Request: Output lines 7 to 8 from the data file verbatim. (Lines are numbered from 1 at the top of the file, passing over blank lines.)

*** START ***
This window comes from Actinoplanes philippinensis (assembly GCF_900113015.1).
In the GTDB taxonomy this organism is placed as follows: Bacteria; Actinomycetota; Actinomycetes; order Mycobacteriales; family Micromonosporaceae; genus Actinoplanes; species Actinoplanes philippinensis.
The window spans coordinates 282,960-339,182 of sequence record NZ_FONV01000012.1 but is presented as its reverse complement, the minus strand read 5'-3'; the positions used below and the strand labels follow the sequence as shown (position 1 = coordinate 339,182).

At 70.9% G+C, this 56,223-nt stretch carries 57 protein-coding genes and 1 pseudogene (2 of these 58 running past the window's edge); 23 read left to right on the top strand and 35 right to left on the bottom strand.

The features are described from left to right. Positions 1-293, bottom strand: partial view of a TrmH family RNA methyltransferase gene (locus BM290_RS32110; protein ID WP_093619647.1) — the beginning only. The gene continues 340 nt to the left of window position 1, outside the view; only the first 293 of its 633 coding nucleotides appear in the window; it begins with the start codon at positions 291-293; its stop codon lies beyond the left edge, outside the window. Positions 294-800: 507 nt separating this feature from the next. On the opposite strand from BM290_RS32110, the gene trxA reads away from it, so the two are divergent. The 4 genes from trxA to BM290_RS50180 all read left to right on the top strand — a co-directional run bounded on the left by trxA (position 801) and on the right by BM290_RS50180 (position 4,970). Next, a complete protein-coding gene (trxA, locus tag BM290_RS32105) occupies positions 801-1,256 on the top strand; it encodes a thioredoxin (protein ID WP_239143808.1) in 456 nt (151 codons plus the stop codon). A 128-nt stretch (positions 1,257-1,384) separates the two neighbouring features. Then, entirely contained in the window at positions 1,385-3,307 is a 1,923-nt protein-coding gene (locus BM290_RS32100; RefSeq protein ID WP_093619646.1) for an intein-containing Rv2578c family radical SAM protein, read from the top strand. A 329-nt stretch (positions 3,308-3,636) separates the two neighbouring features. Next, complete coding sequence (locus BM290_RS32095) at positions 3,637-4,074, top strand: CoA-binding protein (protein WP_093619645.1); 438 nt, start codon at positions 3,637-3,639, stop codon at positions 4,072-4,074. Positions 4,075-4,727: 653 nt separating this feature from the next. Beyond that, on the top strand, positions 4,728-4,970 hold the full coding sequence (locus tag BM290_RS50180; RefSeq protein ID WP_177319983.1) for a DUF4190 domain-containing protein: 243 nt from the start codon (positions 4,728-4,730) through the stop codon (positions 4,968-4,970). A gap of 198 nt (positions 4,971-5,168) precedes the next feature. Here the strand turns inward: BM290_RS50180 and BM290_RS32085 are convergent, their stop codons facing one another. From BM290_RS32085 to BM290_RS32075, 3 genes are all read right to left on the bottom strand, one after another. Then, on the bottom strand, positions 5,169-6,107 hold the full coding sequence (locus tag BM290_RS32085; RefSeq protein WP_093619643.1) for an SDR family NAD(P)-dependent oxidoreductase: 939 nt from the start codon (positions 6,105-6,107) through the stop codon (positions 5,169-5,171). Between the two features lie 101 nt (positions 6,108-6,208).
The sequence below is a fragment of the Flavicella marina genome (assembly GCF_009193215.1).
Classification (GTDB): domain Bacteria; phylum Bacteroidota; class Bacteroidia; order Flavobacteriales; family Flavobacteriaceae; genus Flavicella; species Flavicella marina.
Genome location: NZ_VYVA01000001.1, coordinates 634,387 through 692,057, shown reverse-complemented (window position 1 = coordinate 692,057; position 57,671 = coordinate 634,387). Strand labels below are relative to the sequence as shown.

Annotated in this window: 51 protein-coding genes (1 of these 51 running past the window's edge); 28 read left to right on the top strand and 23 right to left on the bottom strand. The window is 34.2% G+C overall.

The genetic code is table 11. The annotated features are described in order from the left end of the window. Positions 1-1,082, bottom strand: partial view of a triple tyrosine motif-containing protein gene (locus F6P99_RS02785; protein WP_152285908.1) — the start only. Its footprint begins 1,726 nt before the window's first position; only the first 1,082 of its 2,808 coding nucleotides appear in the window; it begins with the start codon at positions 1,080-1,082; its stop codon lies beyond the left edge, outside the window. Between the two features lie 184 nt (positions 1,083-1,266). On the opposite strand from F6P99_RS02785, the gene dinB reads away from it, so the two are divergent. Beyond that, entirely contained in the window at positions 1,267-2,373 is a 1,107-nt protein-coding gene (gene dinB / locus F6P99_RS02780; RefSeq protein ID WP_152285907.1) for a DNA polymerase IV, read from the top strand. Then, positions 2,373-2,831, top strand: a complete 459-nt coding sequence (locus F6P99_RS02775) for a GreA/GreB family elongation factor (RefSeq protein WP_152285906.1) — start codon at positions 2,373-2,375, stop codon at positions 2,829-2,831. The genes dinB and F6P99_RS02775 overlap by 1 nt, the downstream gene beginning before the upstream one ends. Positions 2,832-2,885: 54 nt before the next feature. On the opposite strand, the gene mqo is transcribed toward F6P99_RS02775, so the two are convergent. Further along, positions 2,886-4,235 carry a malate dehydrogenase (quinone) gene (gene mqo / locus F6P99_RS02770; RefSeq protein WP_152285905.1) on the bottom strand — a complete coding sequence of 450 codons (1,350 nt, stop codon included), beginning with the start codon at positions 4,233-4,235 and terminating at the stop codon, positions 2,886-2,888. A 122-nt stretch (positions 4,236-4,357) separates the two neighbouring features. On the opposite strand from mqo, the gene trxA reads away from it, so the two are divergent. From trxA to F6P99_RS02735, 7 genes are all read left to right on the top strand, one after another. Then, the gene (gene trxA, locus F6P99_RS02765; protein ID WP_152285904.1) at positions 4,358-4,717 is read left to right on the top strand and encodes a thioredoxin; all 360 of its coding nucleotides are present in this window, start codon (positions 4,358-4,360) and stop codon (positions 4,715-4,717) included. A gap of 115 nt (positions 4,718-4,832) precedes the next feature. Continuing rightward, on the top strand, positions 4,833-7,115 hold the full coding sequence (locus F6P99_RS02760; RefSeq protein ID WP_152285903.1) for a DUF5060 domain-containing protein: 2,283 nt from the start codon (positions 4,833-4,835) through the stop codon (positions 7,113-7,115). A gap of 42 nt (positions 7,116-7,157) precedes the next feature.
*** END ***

Classification (GTDB): domain Bacteria; phylum Bacteroidota; class Bacteroidia; order Flavobacteriales; family Flavobacteriaceae; genus Flavicella; species Flavicella marina.
Genome location: NZ_VYVA01000001.1, coordinates 634,387 through 692,057, shown reverse-complemented (window position 1 = coordinate 692,057; position 57,671 = coordinate 634,387). Strand labels below are relative to the sequence as shown.